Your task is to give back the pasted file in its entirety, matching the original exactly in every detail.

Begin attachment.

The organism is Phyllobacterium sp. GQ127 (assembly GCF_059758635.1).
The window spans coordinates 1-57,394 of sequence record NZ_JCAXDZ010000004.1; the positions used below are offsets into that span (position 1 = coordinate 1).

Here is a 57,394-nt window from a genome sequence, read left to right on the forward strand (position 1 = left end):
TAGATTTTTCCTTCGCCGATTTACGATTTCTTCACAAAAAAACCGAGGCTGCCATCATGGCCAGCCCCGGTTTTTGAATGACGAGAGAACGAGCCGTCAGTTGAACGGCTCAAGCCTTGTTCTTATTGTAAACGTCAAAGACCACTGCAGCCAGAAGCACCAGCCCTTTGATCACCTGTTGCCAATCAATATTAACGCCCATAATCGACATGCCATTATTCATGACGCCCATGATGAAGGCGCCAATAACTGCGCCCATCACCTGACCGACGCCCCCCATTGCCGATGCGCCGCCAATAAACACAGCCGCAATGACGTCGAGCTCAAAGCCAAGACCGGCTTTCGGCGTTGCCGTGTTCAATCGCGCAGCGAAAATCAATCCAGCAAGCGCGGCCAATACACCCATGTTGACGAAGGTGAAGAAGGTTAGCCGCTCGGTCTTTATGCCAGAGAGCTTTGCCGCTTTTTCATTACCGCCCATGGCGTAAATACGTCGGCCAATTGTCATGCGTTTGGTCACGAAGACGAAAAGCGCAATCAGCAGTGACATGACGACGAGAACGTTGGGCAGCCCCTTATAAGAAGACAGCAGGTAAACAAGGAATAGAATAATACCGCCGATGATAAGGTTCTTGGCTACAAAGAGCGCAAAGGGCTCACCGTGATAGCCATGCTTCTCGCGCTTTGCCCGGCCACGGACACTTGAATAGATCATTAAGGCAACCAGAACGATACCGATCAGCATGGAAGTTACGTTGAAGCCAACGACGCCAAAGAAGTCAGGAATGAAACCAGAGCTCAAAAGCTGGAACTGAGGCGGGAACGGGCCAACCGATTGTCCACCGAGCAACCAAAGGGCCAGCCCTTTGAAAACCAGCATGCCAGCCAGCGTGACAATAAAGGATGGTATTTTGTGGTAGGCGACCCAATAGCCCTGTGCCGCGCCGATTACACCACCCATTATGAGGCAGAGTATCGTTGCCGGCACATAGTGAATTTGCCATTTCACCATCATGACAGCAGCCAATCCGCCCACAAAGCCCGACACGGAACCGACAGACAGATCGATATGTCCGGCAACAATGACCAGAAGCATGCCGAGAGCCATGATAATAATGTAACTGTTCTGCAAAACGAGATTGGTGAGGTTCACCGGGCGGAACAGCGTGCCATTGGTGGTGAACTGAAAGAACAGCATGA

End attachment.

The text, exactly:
The organism is Phyllobacterium sp. GQ127 (assembly GCF_059758635.1).
The window spans coordinates 1-57,394 of sequence record NZ_JCAXDZ010000004.1; the positions used below are offsets into that span (position 1 = coordinate 1).

Here is a 57,394-nt window from a genome sequence, read left to right on the forward strand (position 1 = left end):
TAGATTTTTCCTTCGCCGATTTACGATTTCTTCACAAAAAAACCGAGGCTGCCATCATGGCCAGCCCCGGTTTTTGAATGACGAGAGAACGAGCCGTCAGTTGAACGGCTCAAGCCTTGTTCTTATTGTAAACGTCAAAGACCACTGCAGCCAGAAGCACCAGCCCTTTGATCACCTGTTGCCAATCAATATTAACGCCCATAATCGACATGCCATTATTCATGACGCCCATGATGAAGGCGCCAATAACTGCGCCCATCACCTGACCGACGCCCCCCATTGCCGATGCGCCGCCAATAAACACAGCCGCAATGACGTCGAGCTCAAAGCCAAGACCGGCTTTCGGCGTTGCCGTGTTCAATCGCGCAGCGAAAATCAATCCAGCAAGCGCGGCCAATACACCCATGTTGACGAAGGTGAAGAAGGTTAGCCGCTCGGTCTTTATGCCAGAGAGCTTTGCCGCTTTTTCATTACCGCCCATGGCGTAAATACGTCGGCCAATTGTCATGCGTTTGGTCACGAAGACGAAAAGCGCAATCAGCAGTGACATGACGACGAGAACGTTGGGCAGCCCCTTATAAGAAGACAGCAGGTAAACAAGGAATAGAATAATACCGCCGATGATAAGGTTCTTGGCTACAAAGAGCGCAAAGGGCTCACCGTGATAGCCATGCTTCTCGCGCTTTGCCCGGCCACGGACACTTGAATAGATCATTAAGGCAACCAGAACGATACCGATCAGCATGGAAGTTACGTTGAAGCCAACGACGCCAAAGAAGTCAGGAATGAAACCAGAGCTCAAAAGCTGGAACTGAGGCGGGAACGGGCCAACCGATTGTCCACCGAGCAACCAAAGGGCCAGCCCTTTGAAAACCAGCATGCCAGCCAGCGTGACAATAAAGGATGGTATTTTGTGGTAGGCGACCCAATAGCCCTGTGCCGCGCCGATTACACCACCCATTATGAGGCAGAGTATCGTTGCCGGCACATAGTGAATTTGCCATTTCACCATCATGACAGCAGCCAATCCGCCCACAAAGCCCGACACGGAACCGACAGACAGATCGATATGTCCGGCAACAATGACCAGAAGCATGCCGAGAGCCATGATAATAATGTAACTGTTCTGCAAAACGAGATTGGTGAGGTTCACCGGGCGGAACAGCGTGCCATTGGTGGTGAACTGAAAGAACAGCATGA